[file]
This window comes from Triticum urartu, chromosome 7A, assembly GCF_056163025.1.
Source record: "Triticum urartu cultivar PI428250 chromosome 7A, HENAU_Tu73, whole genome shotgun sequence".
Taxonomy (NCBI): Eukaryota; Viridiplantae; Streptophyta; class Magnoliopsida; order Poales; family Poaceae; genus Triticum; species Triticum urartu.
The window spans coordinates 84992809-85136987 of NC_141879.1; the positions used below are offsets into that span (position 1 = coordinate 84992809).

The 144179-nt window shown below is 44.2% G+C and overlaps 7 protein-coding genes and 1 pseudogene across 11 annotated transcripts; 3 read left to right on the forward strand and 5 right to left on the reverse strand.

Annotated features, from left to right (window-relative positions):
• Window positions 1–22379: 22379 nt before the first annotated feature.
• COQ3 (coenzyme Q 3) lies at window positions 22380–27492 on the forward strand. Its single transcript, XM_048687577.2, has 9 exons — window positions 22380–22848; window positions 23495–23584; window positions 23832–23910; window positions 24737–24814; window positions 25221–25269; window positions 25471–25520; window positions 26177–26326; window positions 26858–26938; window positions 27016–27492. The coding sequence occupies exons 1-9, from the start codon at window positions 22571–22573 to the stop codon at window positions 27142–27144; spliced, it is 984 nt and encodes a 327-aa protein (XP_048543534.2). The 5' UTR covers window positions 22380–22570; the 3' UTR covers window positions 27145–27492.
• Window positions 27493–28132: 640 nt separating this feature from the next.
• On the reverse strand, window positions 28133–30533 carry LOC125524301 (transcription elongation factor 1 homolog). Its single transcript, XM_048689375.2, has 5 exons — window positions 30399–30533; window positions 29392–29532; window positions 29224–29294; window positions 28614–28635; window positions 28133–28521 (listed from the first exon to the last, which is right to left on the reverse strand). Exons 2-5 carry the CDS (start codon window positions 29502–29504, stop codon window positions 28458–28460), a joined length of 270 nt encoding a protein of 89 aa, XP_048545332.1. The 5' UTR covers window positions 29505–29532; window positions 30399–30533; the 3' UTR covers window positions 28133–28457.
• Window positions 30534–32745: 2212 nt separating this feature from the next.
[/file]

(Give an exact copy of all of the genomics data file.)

This window comes from Triticum urartu, chromosome 7A, assembly GCF_056163025.1.
Source record: "Triticum urartu cultivar PI428250 chromosome 7A, HENAU_Tu73, whole genome shotgun sequence".
Taxonomy (NCBI): Eukaryota; Viridiplantae; Streptophyta; class Magnoliopsida; order Poales; family Poaceae; genus Triticum; species Triticum urartu.
The window spans coordinates 84992809-85136987 of NC_141879.1; the positions used below are offsets into that span (position 1 = coordinate 84992809).

The 144179-nt window shown below is 44.2% G+C and overlaps 7 protein-coding genes and 1 pseudogene across 11 annotated transcripts; 3 read left to right on the forward strand and 5 right to left on the reverse strand.

Annotated features, from left to right (window-relative positions):
• Window positions 1–22379: 22379 nt before the first annotated feature.
• COQ3 (coenzyme Q 3) lies at window positions 22380–27492 on the forward strand. Its single transcript, XM_048687577.2, has 9 exons — window positions 22380–22848; window positions 23495–23584; window positions 23832–23910; window positions 24737–24814; window positions 25221–25269; window positions 25471–25520; window positions 26177–26326; window positions 26858–26938; window positions 27016–27492. The coding sequence occupies exons 1-9, from the start codon at window positions 22571–22573 to the stop codon at window positions 27142–27144; spliced, it is 984 nt and encodes a 327-aa protein (XP_048543534.2). The 5' UTR covers window positions 22380–22570; the 3' UTR covers window positions 27145–27492.
• Window positions 27493–28132: 640 nt separating this feature from the next.
• On the reverse strand, window positions 28133–30533 carry LOC125524301 (transcription elongation factor 1 homolog). Its single transcript, XM_048689375.2, has 5 exons — window positions 30399–30533; window positions 29392–29532; window positions 29224–29294; window positions 28614–28635; window positions 28133–28521 (listed from the first exon to the last, which is right to left on the reverse strand). Exons 2-5 carry the CDS (start codon window positions 29502–29504, stop codon window positions 28458–28460), a joined length of 270 nt encoding a protein of 89 aa, XP_048545332.1. The 5' UTR covers window positions 29505–29532; window positions 30399–30533; the 3' UTR covers window positions 28133–28457.
• Window positions 30534–32745: 2212 nt separating this feature from the next.